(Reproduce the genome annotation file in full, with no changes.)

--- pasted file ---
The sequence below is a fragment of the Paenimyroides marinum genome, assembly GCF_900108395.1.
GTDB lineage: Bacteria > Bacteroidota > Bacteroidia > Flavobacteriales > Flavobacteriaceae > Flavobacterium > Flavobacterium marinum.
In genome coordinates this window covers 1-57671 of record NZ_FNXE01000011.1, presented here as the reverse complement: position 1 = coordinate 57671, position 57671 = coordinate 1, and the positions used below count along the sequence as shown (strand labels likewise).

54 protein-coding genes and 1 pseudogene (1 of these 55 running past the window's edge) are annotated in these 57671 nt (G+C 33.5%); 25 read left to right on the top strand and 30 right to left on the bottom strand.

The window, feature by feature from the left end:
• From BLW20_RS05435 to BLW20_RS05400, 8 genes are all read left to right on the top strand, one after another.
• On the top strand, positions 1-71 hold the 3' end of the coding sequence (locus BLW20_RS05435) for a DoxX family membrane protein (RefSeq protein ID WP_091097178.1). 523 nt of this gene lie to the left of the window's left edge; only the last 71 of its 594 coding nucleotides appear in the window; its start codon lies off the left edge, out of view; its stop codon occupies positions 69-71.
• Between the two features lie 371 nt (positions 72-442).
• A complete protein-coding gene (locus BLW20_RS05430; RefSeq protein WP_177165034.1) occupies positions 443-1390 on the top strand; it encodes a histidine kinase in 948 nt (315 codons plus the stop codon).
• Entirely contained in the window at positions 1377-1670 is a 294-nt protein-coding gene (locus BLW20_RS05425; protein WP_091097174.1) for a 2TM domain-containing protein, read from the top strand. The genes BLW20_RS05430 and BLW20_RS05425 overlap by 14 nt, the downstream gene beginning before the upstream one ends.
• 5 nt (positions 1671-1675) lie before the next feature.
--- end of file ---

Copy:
The sequence below is a fragment of the Paenimyroides marinum genome, assembly GCF_900108395.1.
GTDB lineage: Bacteria > Bacteroidota > Bacteroidia > Flavobacteriales > Flavobacteriaceae > Flavobacterium > Flavobacterium marinum.
In genome coordinates this window covers 1-57671 of record NZ_FNXE01000011.1, presented here as the reverse complement: position 1 = coordinate 57671, position 57671 = coordinate 1, and the positions used below count along the sequence as shown (strand labels likewise).

54 protein-coding genes and 1 pseudogene (1 of these 55 running past the window's edge) are annotated in these 57671 nt (G+C 33.5%); 25 read left to right on the top strand and 30 right to left on the bottom strand.

The window, feature by feature from the left end:
• From BLW20_RS05435 to BLW20_RS05400, 8 genes are all read left to right on the top strand, one after another.
• On the top strand, positions 1-71 hold the 3' end of the coding sequence (locus BLW20_RS05435) for a DoxX family membrane protein (RefSeq protein ID WP_091097178.1). 523 nt of this gene lie to the left of the window's left edge; only the last 71 of its 594 coding nucleotides appear in the window; its start codon lies off the left edge, out of view; its stop codon occupies positions 69-71.
• Between the two features lie 371 nt (positions 72-442).
• A complete protein-coding gene (locus BLW20_RS05430; RefSeq protein WP_177165034.1) occupies positions 443-1390 on the top strand; it encodes a histidine kinase in 948 nt (315 codons plus the stop codon).
• Entirely contained in the window at positions 1377-1670 is a 294-nt protein-coding gene (locus BLW20_RS05425; protein WP_091097174.1) for a 2TM domain-containing protein, read from the top strand. The genes BLW20_RS05430 and BLW20_RS05425 overlap by 14 nt, the downstream gene beginning before the upstream one ends.
• 5 nt (positions 1671-1675) lie before the next feature.